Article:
Your Restaurant is Failing – Now What?

A. Thomas DeWoskin

By A. Thomas DeWoskin

Restaurants fail for a variety of reasons, from failure to watch costs to failure to develop the right menu to a nearby construction project eliminating most of your on-street parking.  If you followed the tips in my previous article, you should have some money to rely on going forward.

If your financial problems are operational or managerial, one of the things you can do at this late stage is to hire a consultant to help you tweak your menu, streamline your operations, or take any of a number of additional steps to bring you back to profitability.  This is the time to be humble, rather than arrogant – ask for help!  You should also consult with a bankruptcy lawyer at this point.  That does not mean you are necessarily going to file bankruptcy, but an attorney knowledgeable in this area can tell you what to expect if different scenarios unfold. Unanswered ‘end-game’ questions will add to your stress and divert you from your primary mission of saving your restaurant. You can learn a lot of useful information for not a lot of money, and gain some peace of mind as well.

A bankruptcy attorney also can help with your current problems. For instance, the attorney can negotiate with the landlord, either to reduce the rent or give back some space.  He can negotiate with your lender and your suppliers to negotiate better terms, or a temporary break in your monthly payments.

He can assist in your negotiations with new investors, purchasers, or existing partners.

Finally, he can assist you in the filing of a personal or business bankruptcy.  Although it would be unlikely for a restaurant to file a Chapter 11 reorganization or a Chapter 7 liquidation, sometimes the particular circumstances of a case can make it appropriate.  For instance, if you are personally liable on payroll or other employment taxes, sometimes you or a bankruptcy trustee can liquidate the business assets under court protection, and distribute the proceeds on your tax debts, many of which can survive a bankruptcy and hobble your financial future.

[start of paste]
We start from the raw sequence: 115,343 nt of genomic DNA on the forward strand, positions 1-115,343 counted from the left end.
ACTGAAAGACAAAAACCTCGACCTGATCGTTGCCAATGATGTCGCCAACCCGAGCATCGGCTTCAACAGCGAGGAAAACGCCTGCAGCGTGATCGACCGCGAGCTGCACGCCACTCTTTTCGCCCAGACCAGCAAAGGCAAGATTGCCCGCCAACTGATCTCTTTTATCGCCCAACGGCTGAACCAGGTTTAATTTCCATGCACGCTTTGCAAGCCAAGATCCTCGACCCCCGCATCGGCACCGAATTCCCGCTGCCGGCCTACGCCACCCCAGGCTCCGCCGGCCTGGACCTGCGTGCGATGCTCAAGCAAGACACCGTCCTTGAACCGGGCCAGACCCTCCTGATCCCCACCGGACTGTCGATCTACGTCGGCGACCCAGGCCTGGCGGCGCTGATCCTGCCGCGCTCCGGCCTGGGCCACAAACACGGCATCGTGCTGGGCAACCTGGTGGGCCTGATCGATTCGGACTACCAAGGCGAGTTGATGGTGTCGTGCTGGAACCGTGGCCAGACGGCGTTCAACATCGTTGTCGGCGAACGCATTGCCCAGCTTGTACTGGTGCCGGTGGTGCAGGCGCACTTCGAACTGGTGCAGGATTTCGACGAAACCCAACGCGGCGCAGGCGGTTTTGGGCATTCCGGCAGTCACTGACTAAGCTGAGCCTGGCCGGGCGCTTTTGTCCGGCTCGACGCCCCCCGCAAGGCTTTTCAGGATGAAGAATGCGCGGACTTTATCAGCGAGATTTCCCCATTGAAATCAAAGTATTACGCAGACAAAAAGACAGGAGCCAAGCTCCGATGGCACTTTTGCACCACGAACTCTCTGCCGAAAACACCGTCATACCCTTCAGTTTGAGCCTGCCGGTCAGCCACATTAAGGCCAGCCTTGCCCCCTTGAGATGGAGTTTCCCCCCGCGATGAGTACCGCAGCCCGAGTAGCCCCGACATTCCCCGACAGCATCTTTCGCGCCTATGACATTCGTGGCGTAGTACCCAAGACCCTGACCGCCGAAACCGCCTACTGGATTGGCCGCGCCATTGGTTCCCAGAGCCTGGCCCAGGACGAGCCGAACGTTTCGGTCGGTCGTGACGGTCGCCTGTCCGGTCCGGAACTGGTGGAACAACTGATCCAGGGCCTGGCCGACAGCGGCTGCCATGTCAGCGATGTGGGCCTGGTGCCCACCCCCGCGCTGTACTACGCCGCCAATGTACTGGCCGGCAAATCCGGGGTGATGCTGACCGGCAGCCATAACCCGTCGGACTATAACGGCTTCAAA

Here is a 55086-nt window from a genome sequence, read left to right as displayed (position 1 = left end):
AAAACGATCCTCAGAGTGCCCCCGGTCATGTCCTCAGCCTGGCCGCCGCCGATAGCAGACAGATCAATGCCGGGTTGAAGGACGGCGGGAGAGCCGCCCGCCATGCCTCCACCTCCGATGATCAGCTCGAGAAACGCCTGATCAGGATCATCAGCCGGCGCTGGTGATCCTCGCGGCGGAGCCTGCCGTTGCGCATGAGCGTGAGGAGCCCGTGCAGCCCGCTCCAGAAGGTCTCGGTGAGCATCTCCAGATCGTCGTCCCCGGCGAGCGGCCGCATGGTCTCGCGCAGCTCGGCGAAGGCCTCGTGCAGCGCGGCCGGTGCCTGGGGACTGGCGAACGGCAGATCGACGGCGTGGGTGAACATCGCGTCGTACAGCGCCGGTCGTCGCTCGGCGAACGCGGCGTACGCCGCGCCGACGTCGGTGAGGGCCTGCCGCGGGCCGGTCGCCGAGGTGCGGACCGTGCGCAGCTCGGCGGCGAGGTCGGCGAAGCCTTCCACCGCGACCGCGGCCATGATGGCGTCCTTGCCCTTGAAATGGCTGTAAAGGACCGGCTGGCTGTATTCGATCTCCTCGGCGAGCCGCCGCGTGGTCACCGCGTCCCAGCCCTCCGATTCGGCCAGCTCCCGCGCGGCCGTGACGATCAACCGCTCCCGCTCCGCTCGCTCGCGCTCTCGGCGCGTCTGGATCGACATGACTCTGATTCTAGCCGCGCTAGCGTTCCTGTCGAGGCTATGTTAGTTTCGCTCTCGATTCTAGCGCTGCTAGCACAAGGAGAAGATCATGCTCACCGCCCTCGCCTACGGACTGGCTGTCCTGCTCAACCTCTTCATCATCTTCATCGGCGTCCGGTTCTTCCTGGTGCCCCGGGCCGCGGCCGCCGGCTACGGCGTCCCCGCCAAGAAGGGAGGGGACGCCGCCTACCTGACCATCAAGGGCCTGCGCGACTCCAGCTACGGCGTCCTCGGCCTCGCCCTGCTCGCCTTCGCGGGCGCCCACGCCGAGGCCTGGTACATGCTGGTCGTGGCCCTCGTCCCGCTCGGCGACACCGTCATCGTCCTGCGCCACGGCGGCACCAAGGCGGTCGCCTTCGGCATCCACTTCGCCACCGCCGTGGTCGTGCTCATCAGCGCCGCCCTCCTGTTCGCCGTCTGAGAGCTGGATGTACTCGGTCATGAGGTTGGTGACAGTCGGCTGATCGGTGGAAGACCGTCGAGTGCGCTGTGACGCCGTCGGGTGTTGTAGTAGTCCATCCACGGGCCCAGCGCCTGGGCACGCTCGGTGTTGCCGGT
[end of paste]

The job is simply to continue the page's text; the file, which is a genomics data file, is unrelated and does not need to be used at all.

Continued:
More likely, you would file a personal Chapter 7 liquidation in order to discharge your personal guarantees, as well as your individual debts.  If you planned carefully, you may lose few, if any, assets in your bankruptcy.  Even if you do, it is probably better than dealing with multiple judgments, garnishments, and related hassles.  The filing of a bankruptcy gives you a ‘fresh start” so you can have a clean break from your financially troubled past and start rebuilding your credit rating and financial reputation.

If you can’t work out or restructure your debts, and sometimes even if you can, a bankruptcy filing may be the better option for you. Again, it is important to speak with someone knowledgeable in the area.

For more information, read “Opening a Restaurant: Plan for Success – and Failure, Too.

Posted by Attorney A. Thomas DeWoskin. DeWoskin practices in the areas of bankruptcy, creditors’ rights, and commercial law. He represents creditors, business debtors, and individuals with difficult or unusual financial situations. DeWoskin served as a bankruptcy trustee for the Eastern District of Missouri for over 35 years.


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